These past two weeks have been quite hot and dry for this area. Highs around 90 and very few cool nights. We just had rain over the weekend but I can’t speculate how much as of yet. Fall showed up yesterday bringing cloudy skies and blustery winds. The trees are starting to let the green fade away to be replaced by Crimson, orange and yellow. The vinifera are ripening quickly spurred on by the heat. TAs are dropping more quickly than I remember as well. It makes me worried that the fruit that I thought would be ready in October will be ready while I am away in China.
Speaking of China, I am supposed to leave this Thursday but am still waiting on flight confirmations. I have my visa now so if I can get flights I am set.
This looks to be a great year for reds in the Finger Lakes. The Cabernet Franc we are picking for Constellation was one I was concerned about earlier in the year but after visiting the vineyard on Friday I am encouraged that I will be able to make some very nice wine. So much on the weather in the next 3-4 weeks as it always does this time of year.
Cabernet Franc over Keuka on Friday.
Meanwhile I am counting my blessings that we moved when we did. Napa and Lake counties are experiencing one of the worst fire seasons in recent memory. Thousands of people have been displaced by the Valley Fire and with 50,000 acres burned or burning as of last night it can only be described as devastating. I’m sure vineyards that I used to work with in the proximity of Middletown are probably gone. It is so sad and heartwrenching to see the photos. While Napa itself remains mostly unscathed, the smoke is hanging in the air which I know can be challenging for daily life, much less winemaking. My prayers go out to everyone affected and the Firefighters that are courageously trying contain this monster fire.
Several weeks ago I covered the potential shortage of Prosecco in But Why is the Wine Gone Part I. This week I wanted to uncover another potential shortage on the other side of the wine world. This shortage was publicized also by the Drinks Business back in June and I quickly caught up with Phillip Gregan, Chief Executive Officer of the New Zealand Winegrowers association (NZWG). After the overstated shortage of Prosecco, I wanted to find out what was driving this rumored shortage and how impactful it would be on the supply of New Zealand’s signature Sauvignon Blanc.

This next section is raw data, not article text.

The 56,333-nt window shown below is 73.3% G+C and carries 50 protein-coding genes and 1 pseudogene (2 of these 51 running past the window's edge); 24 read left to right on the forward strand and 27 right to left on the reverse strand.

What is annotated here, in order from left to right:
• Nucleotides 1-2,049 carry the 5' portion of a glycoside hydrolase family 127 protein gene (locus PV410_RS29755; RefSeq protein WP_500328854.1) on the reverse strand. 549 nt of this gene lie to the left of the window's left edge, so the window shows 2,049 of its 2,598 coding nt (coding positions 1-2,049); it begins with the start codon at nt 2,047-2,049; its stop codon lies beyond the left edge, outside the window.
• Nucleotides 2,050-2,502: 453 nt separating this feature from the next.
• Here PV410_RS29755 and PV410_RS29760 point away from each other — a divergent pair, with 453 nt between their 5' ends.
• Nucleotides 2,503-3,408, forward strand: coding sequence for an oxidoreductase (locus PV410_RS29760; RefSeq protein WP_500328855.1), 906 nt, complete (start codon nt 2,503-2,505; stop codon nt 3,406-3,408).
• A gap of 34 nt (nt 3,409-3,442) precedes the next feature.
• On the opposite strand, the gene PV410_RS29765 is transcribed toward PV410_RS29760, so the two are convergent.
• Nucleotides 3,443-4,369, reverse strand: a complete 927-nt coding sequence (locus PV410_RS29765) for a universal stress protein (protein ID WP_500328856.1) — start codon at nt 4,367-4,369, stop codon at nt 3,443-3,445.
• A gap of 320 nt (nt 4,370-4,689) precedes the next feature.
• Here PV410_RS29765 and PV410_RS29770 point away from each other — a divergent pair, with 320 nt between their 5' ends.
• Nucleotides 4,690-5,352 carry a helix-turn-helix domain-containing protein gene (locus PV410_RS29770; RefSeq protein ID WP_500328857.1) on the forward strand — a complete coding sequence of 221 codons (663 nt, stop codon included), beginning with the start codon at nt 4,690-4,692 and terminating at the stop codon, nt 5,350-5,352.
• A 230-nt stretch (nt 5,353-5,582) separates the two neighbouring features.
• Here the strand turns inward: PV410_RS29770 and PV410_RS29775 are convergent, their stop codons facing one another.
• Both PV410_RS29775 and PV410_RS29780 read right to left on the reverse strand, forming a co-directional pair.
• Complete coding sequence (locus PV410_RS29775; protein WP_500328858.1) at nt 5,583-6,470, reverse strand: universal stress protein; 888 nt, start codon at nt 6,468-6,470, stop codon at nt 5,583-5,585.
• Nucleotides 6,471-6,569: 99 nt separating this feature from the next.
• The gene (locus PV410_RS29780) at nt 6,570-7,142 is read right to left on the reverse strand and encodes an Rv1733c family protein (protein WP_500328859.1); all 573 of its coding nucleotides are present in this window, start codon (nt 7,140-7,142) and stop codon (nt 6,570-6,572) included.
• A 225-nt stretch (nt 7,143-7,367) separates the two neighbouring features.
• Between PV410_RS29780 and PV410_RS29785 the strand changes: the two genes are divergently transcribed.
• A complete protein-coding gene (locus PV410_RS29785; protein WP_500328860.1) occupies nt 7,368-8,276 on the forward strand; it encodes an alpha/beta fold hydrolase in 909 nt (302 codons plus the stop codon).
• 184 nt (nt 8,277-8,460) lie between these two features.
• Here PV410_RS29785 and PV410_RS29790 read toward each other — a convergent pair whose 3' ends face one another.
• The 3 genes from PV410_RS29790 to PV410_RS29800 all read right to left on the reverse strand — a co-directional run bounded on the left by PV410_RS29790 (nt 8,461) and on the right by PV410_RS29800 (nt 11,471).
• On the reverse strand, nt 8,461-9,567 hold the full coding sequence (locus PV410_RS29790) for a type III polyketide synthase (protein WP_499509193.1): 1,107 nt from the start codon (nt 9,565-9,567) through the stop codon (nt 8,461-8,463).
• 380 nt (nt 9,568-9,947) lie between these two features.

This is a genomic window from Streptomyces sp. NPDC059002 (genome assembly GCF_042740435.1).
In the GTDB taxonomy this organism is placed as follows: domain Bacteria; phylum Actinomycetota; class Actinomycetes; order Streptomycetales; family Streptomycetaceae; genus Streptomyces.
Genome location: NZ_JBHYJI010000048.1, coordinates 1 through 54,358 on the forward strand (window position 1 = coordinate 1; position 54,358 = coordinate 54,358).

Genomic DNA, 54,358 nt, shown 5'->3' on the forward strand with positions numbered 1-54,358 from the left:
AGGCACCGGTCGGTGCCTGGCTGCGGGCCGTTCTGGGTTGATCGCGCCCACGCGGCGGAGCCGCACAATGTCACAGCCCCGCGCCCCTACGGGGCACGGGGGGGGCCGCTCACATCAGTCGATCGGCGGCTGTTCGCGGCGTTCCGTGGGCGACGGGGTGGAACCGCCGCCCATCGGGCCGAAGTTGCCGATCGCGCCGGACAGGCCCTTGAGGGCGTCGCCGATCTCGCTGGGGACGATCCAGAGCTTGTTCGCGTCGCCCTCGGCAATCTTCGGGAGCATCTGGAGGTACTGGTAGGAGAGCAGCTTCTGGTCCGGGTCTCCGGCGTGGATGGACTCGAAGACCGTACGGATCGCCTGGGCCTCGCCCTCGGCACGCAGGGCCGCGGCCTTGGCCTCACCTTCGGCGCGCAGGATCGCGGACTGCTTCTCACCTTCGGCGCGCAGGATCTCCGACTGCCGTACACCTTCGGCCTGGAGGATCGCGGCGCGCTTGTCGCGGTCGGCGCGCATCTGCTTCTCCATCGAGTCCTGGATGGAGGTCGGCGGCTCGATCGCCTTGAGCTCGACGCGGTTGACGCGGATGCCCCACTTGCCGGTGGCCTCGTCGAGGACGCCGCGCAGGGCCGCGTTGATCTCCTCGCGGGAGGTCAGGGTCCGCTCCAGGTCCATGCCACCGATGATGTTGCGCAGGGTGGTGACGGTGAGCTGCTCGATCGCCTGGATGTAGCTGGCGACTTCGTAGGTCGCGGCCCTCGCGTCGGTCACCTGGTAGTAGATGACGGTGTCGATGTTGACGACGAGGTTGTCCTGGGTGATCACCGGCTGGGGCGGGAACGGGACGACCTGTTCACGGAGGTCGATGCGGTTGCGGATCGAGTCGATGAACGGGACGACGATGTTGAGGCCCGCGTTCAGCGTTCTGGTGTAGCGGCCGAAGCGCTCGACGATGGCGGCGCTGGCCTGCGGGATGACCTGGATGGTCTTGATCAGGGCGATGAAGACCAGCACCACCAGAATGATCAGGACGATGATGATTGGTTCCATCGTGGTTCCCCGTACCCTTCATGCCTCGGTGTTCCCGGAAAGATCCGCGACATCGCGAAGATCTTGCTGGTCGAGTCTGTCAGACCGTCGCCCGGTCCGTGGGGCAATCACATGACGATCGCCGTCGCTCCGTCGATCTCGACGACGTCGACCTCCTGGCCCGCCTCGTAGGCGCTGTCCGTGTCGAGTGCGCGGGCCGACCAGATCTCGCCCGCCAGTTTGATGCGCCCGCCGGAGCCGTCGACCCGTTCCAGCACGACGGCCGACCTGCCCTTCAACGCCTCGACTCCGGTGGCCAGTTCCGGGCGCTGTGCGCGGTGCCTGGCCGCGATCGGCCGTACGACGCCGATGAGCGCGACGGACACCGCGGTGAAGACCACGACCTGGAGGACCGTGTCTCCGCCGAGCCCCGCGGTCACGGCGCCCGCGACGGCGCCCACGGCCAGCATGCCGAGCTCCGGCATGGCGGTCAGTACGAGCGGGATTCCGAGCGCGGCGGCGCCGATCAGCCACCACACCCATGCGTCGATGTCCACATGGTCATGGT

“Volume is Much Smaller than in 2014”
Apparently this one is real. It is mainly caused by a perfect storm of market phenomena: short supply and high demand. According to Gregan “demand has been rising for 25 years and the 2015 vintage was much smaller than 2014.” Their demand numbers are based on export volume which is growing at about 7% per year in a compounded annual growth rate (CAGR) and export value growing at 6% per year CAGR .
It is possible that demand will eventually outpace the available land in New Zealand. There have already been rumblings that Marlborough is almost planted out on all available land. One wonders if the NZWG could capitalize on other regions which could grow Sauv Blanc that are less well known around the world outside of Marlborough. Gregan stated “Yes! Without a doubt, but those other regions have yet to build the reputation that Marlborough has [and] that takes time of course.” Some of these include Nelson, Waipara, Martinborough, Wairarapa and Hawkes Bay.
The Swinging Pendulum
Of course many in the industry know that oversupply and undersupply is a constantly swinging pendulum and can change in the span of one vintage to another. Even as recent as mid-2014 there were concerns of oversupply in New Zealand after two large crops of 2013 and 2014. There was an oversupply and dropping grape and land prices back in 2008. Even though there is a shortage now, I wanted to know if the NZWG were doing anything to mitigate an oversupply risk for the future. Philisophically, Gregan points out “There will always be a year to year risk around over-supply/shortage that is the nature of an agriculturally based industry. What [the NZWG] do is provide as much information to the industry as possible about supply, demand, prices etc to enable wineries and growers to plan for the future.”
“North America will be the major driver of growth over the next five years.”
Speaking of the future, there is always a concern about will demand continue at the current pace and where the NZWG feel their market is moving. What markets are their focus right now? “North America will be the major driver of growth over the next five years. Beyond that we expect China to be increasingly important. They are both very big markets in which current NZ wine penetration is relatively low, so there is a lot of upside” states Gregan.
Phillip Gregan Photo / Richard Robinson
New Zealand Landscape photo from Saint Clair Family Estate Wines
Harvest is officially upon us here in Canandaigua. This morning we started harvesting fruit for Constellation’s Sparkling wine program for J. Roget.
Last week was relatively cool with lows at night in the 50s and highs in the mid 70s. This week it is supposed to be much warmer with highs up near 90! That would get things moving quite a bit on the vinifera varieties and I’m a little concerned that Riesling may be coming in earlier than expected if it keeps up. After the huge amount of rain from earlier in the season the later part of the year has been relatively dry and warm. It is often said in cooler climates that the weather in September can make or break the quality of a harvest. We shall see what the next four weeks have in store for us!
I hope to get out in the vineyards a bit later this week to see how the vintage is progressing. Hopefully we are seeing signs of Verasion in Cabernet Franc soon and the Riesling should be about a month away from harvest at this point.